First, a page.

British character actor Melville Cooper was perfectly cast as Mr. Collins, the hypocritical cousin of the Bennet family, although his characterization was toned down considerably. The Production Code taboo against portraying the clergy in a negative light was something that had to be taken seriously. Consequently, the character’s theological occupation was scarcely mentioned, the focus instead being placed on his toadying to his benefactor Lady Catherine de Bourgh. In all the recent versions of this picture, none of the actors portraying Mr. Collins, in my opinion, can hold a candle to Cooper’s performance. He should have at least been nominated for Best Supporting Actor.
PRIDE AND PREJUDICE (2005)
1797 fashions featured in the 2005 version
Austen’s tale has been made into movies several times, none of which has been anywhere near as watchable as the 1940 version starring Greer Garson and Sir Laurence Olivier. The 2005 version (starring Keira Knightley as Elizabeth and Matthew Macfadyen as Mr. Darcy), is arguably, the next best attempt. As Keira told Graham Norton on his show in 2007, director Joe Wright was not keen on having her portray Elizabeth. ‘He initially thought I was too pretty’, she said, ‘but then he met me and said, ‘Oh, no you’re fine!’
Matthew Macfadyen & Keira Knightley
Rosamund Pike, who has since become a star herself, was cast as Jane Bennet, a decision that Wright worried over needlessly. Jane would play the love interest of Mr. Bingley, to be played by Simon Woods, and the director foresaw a problem because Simon and Rosamund had previously been in a lengthy relationship and had not seen each other in two years. Rosamund assured him that she had no problem with Simon playing the Mr. Bingley role, ‘and the next day they were dancing together’, Wright recalled. ‘It was lovely.’
Rosamund Pike as Jane Bennet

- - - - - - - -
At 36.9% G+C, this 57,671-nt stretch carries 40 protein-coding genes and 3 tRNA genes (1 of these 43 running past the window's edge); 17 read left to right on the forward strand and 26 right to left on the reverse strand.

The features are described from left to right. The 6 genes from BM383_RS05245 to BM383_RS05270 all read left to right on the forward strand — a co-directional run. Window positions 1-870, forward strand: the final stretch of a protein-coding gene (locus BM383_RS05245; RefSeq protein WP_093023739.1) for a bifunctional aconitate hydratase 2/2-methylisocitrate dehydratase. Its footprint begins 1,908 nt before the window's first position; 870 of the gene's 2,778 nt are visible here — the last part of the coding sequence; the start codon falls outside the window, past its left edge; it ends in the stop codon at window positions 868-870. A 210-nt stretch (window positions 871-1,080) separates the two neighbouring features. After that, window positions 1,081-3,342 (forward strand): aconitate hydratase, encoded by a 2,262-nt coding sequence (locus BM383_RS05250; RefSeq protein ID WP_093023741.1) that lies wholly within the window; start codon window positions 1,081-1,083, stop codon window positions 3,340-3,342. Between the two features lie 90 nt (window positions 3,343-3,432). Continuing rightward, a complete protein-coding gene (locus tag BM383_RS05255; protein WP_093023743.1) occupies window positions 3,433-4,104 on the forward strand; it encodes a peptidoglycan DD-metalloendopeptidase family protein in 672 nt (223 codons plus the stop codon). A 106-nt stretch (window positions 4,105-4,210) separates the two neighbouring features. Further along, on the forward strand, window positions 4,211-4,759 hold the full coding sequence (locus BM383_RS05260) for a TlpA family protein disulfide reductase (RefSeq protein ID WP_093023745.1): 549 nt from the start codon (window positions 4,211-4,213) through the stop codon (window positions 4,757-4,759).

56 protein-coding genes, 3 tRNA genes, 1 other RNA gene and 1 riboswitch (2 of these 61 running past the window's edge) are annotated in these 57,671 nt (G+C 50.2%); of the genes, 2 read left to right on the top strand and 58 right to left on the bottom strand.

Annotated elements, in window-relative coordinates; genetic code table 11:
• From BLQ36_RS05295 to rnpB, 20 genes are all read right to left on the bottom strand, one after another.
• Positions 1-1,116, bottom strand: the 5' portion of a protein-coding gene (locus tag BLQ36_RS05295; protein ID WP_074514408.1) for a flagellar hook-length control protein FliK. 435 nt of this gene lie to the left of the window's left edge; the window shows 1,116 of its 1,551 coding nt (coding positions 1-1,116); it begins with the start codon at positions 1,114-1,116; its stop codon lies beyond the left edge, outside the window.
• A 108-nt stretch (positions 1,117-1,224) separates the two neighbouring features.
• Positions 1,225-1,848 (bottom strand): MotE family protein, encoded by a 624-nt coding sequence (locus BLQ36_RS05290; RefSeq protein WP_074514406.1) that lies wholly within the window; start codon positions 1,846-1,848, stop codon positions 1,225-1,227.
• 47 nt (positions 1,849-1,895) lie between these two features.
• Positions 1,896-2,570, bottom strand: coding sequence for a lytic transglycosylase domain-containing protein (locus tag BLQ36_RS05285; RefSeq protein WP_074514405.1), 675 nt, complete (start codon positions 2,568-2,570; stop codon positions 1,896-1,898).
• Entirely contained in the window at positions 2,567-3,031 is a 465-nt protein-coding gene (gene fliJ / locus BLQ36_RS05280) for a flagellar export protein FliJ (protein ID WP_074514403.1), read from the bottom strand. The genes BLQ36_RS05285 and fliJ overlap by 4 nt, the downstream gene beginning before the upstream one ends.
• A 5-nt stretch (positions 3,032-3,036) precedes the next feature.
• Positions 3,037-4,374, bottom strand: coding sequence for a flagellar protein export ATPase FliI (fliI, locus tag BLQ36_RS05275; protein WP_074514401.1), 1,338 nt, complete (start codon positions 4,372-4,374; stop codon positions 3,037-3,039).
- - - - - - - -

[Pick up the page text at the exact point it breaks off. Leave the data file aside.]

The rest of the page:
Dame Judi Dench was cast as Lady Catherine de Bourgh and her performance, unlike that of Edna May Oliver in the 1940 film, was unmemorable by comparison. Indeed, the entire movie simply does not have the magic of the 1940 one, despite the efforts of both Macfadyen and Knightley who are fine. Tom Hollander’s stint as Mr. Collins is rather bland when placed alongside Melville Cooper’s superb 1940 characterization. The entire cast of this 2005 version, with the exception of Jena Malone (Lydia Bennet) and Donald Sutherland (Mr. Bennet), are English by birth. Miss Malone is an American and Mr. Sutherland is, of course, Canadian.
Simon Woods as Mr. Bingley
Of special interest are the shots taken at Chatsworth House, property of the Duke of Devonshire, standing in for the exterior (and some interiors) of Pemberley. The house functions as a private home, yet it is the most visited stately home in all of England. A few interior shots, however, were filmed in Wilton House, Wiltshire. Interestingly, three years after this movie was released, Keira Knightley starred as Georgiana Cavendish, 5th Duchess of Devonshire, in the 2008 movie The Duchess.
I find this movie irresistible. I’m so glad someone else likes it as well, Alan. Greer Garson had such strong facial features I don’t imagine she looked twenty even when she WAS twenty. Ditto Olivier. I confess I never read the book, so the structure and costumes don’t matter to me, but I can’t imagine this picture without the dance scene.
I’m glad to read your piece because the production does seem richer than called for, in black and white. Would have been fun to see it in color–but having just written that, no, black and white works here.
I agree 100% about Melville Cooper, the “manners and mores” role of a lifetime. Another fave here is Frieda Inescort, as the Snob Deluxe.
And, of course, Mary Boland as Mrs. Bennet, channeling the Duchess from “The Women” (“L’amour! L’amour!”) and the great Edmund Gwenn, playing himself, perfectly.
Lastly, Robert Z. Leonard, the director, just about “out-Cukors” George Cukor.
Fun to watch from first frame to last.